The Sacramento Bee reports state and federal wildlife officials have announced a plan to move hatchery-raised salmon by tanker trucks should the river and its tributaries prove inhospitable for the fish.
Officials fear the rivers could become too shallow and warm to sustain salmon trying to migrate on their own.
They're keeping an eye on conditions and will be ready to implement the plan next month, barring heavy rains.
Salmon from the Coleman National Fish Hatchery on Battle Creek, a tributary of the Sacramento River, are usually released in April and May.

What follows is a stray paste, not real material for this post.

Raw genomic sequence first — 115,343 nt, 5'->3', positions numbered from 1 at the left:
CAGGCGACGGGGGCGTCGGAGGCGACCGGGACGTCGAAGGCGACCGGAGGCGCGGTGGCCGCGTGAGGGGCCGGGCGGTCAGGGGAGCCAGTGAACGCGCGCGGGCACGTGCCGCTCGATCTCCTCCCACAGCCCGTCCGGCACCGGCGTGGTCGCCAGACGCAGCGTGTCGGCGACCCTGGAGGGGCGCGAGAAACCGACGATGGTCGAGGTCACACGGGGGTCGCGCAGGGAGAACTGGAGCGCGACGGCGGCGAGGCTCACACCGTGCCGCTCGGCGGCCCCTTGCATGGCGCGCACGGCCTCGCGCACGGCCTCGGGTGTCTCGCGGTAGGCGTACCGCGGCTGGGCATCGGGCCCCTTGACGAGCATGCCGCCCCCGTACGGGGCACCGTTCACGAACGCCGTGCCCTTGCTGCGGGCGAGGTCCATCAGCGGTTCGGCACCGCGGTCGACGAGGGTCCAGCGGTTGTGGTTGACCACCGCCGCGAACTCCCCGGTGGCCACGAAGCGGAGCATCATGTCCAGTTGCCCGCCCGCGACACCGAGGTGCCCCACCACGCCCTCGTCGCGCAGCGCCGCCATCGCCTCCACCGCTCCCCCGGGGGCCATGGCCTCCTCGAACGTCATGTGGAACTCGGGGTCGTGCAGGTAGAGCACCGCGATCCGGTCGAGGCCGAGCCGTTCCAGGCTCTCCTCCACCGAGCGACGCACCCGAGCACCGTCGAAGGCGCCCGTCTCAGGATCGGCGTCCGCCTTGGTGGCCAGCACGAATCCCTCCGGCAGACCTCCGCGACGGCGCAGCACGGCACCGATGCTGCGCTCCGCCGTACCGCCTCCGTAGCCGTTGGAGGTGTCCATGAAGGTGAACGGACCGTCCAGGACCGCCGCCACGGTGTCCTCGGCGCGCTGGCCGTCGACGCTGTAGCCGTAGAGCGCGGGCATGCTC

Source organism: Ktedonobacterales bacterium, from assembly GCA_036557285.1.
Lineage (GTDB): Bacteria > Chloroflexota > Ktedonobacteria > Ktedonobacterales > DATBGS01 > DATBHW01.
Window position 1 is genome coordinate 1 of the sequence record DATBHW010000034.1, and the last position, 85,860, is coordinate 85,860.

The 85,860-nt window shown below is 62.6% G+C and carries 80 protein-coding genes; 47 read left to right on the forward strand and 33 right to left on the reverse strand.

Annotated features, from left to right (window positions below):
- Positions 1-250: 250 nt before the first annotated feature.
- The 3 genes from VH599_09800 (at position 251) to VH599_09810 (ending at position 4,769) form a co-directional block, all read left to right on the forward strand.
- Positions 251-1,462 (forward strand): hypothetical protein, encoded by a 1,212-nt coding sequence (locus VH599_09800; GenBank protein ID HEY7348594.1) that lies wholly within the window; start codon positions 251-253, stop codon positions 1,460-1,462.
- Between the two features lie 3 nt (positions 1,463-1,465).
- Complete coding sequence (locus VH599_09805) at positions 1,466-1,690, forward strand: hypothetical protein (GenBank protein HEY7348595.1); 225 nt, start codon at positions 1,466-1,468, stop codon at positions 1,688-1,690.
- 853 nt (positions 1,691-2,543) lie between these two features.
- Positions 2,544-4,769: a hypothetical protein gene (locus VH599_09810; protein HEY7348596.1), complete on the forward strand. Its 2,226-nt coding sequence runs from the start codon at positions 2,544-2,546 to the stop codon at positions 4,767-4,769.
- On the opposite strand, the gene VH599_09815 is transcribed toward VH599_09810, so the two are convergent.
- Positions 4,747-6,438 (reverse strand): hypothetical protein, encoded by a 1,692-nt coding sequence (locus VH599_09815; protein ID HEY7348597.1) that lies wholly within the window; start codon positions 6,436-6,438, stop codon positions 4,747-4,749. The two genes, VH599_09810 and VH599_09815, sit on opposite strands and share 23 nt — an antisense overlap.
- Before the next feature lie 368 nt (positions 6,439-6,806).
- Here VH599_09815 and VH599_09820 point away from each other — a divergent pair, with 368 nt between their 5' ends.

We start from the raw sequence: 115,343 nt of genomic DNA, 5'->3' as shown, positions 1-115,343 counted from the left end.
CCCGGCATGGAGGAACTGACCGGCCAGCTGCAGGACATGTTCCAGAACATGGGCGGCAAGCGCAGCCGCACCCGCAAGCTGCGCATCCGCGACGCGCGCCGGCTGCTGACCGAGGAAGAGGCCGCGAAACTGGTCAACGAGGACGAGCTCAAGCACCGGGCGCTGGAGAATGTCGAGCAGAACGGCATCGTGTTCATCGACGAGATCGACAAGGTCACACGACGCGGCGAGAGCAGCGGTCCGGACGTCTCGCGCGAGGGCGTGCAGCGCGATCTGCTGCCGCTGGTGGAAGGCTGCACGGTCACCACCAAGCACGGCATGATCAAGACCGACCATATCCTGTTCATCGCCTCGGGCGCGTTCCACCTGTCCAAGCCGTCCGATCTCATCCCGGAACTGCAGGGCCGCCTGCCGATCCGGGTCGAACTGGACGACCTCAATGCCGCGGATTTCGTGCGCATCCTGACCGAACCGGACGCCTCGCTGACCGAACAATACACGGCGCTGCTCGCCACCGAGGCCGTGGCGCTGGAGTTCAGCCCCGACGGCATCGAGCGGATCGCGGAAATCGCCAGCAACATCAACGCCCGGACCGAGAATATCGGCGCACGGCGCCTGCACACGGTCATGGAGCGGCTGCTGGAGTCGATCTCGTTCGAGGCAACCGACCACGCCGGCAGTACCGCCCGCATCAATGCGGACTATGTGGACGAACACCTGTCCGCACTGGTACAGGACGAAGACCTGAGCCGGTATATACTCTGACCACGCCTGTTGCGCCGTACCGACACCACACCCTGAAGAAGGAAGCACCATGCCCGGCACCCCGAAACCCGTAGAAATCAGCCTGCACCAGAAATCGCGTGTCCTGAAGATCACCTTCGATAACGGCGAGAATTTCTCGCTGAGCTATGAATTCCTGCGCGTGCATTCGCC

The trucking plan is similar to one carried out in the drought of 1991-92.
The drought intensified over the last week in the Western U.S. as the region swelters under a heatwave and firefighters battle major wildfires.
Dangerous fire weather conditions has prompted one federal agency to impose fire restrictions on public lands in northern California.
Mandatory statewide water conservation rules have ended in California. But Sacramento-area users conserved 22 percent in June, compared to June 2013.
California and federal agencies say a new strategy is needed to save the endangered Delta smelt.
California is in the fifth consecutive year of drought, but state water managers ended mandatory conservation rules. Local water suppliers now determine conservation rates, and some have low or no targets. A water expert says that's 'shortsighted.'